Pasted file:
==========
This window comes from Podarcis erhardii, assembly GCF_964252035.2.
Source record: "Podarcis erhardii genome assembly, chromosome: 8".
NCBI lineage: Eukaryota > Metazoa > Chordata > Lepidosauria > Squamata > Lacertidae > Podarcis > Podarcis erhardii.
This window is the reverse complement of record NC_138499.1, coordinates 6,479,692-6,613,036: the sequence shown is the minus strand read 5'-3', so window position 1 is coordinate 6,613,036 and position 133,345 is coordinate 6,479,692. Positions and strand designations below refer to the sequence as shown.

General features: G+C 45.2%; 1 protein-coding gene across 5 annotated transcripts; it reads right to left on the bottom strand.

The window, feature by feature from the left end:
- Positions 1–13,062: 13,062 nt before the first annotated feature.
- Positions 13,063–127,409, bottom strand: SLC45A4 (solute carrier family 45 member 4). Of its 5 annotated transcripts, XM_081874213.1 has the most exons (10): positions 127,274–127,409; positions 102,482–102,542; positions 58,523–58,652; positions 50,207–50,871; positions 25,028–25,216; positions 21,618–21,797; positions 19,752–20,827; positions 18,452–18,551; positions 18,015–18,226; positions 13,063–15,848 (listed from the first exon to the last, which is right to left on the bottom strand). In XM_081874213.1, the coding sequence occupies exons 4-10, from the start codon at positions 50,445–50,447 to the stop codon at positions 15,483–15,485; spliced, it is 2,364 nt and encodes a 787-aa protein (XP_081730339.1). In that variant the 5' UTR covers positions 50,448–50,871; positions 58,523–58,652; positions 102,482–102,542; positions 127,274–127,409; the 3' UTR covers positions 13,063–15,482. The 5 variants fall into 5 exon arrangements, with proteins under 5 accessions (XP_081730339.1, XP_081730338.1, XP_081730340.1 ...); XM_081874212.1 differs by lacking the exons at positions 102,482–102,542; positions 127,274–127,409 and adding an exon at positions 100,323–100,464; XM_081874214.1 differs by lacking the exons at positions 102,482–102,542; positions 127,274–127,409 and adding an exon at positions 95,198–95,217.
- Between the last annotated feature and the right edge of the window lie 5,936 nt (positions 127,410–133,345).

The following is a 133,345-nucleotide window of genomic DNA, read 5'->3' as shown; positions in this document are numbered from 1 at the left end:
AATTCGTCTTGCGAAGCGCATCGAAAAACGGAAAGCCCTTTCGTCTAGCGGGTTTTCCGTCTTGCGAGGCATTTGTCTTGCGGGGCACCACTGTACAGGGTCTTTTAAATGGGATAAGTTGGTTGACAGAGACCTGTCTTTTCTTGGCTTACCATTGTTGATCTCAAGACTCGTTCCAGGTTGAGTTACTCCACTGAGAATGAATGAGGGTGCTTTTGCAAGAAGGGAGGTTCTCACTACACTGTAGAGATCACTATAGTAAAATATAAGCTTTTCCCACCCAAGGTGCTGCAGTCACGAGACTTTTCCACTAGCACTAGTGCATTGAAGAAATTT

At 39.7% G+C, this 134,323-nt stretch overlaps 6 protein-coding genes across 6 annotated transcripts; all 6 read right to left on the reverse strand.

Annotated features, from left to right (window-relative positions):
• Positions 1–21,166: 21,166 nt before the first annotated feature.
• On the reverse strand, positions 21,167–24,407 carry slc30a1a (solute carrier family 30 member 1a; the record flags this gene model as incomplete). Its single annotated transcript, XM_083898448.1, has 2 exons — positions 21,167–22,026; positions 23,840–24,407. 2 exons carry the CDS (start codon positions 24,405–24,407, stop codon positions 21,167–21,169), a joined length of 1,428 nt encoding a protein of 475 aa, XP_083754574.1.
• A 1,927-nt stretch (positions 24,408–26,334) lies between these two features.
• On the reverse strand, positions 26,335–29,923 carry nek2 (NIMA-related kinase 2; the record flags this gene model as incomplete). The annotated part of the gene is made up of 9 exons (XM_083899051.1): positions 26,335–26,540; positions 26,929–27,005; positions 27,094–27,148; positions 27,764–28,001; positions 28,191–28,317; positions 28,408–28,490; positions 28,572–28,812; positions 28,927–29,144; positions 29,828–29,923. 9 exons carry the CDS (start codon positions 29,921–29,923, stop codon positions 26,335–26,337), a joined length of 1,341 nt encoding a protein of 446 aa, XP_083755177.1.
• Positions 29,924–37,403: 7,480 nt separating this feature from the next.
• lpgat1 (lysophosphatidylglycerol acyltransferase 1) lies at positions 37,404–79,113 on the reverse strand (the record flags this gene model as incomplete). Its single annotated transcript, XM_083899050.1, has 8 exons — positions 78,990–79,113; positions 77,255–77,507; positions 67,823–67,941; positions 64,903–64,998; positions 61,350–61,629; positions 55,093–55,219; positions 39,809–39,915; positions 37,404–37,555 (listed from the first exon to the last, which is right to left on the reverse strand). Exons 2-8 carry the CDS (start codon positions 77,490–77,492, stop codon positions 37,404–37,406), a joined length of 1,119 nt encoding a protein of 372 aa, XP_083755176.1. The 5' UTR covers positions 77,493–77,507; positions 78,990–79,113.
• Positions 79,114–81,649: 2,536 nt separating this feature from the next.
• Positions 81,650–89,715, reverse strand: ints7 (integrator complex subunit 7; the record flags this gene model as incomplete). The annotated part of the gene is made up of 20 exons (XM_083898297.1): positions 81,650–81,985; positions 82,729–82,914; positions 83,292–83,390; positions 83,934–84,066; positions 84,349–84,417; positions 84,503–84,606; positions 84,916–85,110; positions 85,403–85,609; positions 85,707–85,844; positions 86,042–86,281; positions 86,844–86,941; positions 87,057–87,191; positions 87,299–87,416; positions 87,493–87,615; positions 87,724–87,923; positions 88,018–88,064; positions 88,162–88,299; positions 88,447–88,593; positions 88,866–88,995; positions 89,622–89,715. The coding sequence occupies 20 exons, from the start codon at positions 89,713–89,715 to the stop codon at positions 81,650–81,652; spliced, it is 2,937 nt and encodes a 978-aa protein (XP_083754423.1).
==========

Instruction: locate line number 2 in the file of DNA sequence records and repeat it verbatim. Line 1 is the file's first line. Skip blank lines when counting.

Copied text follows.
Source record: "Podarcis erhardii genome assembly, chromosome: 8".